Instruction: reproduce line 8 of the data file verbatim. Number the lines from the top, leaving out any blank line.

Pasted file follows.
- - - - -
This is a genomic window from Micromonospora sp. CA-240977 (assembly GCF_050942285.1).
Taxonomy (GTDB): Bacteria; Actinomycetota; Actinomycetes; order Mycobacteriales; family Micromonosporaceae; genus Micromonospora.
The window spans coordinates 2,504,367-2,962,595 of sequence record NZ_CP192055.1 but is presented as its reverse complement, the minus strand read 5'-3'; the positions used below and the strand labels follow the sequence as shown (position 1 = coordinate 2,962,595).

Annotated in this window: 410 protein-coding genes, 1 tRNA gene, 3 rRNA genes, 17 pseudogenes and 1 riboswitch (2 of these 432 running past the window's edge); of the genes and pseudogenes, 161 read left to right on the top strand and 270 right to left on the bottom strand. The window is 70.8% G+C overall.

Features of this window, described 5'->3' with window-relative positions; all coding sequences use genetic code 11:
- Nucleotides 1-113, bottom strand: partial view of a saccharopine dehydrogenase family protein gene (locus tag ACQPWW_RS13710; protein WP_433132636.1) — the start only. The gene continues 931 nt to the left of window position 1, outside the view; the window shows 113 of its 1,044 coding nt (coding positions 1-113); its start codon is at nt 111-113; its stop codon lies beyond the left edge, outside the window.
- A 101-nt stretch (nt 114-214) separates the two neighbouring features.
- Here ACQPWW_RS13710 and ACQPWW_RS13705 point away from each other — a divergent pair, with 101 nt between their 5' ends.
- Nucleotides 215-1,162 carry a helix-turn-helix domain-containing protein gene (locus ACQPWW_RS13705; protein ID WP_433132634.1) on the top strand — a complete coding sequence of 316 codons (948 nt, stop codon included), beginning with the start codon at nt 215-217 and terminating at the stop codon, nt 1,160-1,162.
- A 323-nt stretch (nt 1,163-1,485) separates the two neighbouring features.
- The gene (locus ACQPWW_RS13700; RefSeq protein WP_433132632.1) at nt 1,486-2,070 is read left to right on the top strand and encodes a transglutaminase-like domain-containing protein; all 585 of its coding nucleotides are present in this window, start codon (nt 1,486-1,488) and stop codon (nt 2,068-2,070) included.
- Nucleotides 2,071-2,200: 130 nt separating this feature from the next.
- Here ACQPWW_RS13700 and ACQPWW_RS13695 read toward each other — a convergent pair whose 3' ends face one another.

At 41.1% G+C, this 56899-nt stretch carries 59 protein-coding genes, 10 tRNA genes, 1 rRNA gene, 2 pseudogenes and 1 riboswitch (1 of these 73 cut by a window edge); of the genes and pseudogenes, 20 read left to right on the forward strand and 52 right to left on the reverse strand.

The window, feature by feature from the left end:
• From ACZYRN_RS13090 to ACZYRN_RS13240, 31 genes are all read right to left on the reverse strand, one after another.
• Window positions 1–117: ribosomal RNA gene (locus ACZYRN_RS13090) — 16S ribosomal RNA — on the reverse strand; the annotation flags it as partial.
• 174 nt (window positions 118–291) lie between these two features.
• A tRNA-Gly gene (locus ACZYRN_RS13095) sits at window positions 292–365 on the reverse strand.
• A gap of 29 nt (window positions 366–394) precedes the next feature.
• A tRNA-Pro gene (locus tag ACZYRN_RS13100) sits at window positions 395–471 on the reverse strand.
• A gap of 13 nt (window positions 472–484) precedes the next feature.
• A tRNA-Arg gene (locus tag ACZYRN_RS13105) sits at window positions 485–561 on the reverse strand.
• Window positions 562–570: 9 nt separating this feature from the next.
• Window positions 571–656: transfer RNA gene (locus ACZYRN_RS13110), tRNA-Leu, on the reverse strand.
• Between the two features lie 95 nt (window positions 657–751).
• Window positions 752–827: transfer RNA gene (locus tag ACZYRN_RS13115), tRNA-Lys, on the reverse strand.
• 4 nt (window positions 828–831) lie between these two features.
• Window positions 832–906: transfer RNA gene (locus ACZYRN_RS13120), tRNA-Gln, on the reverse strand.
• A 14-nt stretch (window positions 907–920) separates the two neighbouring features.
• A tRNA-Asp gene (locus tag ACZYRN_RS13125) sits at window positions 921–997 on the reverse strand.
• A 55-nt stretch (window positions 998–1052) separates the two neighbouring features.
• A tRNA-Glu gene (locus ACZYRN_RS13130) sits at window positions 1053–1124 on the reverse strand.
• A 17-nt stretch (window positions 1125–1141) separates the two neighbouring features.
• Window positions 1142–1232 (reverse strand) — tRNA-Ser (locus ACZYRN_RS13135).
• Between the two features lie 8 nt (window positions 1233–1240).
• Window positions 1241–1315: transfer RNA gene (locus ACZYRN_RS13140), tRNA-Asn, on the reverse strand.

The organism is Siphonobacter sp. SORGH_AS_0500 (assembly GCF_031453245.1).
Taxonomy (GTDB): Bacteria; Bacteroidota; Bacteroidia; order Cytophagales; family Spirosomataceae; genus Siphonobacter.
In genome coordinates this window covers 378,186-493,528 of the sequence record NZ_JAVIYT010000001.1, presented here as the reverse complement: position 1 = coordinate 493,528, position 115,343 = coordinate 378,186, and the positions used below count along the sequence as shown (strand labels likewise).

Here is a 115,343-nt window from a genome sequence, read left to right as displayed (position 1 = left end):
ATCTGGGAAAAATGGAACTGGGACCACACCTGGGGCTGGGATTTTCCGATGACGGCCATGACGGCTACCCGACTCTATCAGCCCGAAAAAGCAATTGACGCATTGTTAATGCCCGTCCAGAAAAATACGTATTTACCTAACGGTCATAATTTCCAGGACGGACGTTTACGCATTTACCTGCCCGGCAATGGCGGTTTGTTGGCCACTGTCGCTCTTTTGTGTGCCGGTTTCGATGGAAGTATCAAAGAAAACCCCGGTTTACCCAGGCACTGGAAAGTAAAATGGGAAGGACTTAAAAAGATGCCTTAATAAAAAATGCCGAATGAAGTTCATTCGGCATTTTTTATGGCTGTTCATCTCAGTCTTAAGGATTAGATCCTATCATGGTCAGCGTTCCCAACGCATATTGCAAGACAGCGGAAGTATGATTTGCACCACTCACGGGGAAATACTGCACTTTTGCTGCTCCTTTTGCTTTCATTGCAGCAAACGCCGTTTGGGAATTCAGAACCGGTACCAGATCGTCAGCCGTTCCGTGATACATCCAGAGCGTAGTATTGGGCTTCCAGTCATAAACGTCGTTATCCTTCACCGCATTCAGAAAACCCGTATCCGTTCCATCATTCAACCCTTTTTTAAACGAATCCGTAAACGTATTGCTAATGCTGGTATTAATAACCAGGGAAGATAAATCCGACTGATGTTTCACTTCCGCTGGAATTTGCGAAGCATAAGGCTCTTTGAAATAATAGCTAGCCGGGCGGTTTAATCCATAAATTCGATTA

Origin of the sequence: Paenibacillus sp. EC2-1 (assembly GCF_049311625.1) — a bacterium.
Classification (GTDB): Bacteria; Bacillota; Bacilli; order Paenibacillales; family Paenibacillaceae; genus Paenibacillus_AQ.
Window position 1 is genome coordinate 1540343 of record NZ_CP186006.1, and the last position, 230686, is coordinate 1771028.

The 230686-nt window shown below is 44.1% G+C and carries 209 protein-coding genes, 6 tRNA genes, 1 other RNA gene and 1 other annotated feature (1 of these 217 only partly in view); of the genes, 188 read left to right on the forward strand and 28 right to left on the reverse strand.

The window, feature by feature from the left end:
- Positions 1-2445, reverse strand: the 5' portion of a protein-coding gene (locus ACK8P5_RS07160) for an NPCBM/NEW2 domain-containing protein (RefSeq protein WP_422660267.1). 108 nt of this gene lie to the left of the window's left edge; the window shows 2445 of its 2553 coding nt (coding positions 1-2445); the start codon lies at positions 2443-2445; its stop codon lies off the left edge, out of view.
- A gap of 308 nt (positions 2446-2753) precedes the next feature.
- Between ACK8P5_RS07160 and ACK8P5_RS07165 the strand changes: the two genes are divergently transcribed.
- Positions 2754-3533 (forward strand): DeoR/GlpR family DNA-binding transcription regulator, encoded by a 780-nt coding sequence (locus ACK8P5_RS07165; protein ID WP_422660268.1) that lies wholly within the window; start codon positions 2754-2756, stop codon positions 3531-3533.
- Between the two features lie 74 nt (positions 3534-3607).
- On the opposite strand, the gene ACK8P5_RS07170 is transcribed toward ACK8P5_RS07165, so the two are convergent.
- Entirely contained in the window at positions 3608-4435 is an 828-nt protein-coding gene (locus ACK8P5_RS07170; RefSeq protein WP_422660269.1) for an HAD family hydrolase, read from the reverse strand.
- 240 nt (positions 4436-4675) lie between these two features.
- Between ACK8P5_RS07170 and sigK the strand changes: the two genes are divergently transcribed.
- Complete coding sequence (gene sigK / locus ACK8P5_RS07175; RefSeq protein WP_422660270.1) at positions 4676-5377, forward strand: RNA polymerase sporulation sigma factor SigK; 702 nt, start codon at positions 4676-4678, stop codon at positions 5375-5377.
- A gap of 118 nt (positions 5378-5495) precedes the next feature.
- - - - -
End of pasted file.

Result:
- Here ACQPWW_RS13710 and ACQPWW_RS13705 point away from each other — a divergent pair, with 101 nt between their 5' ends.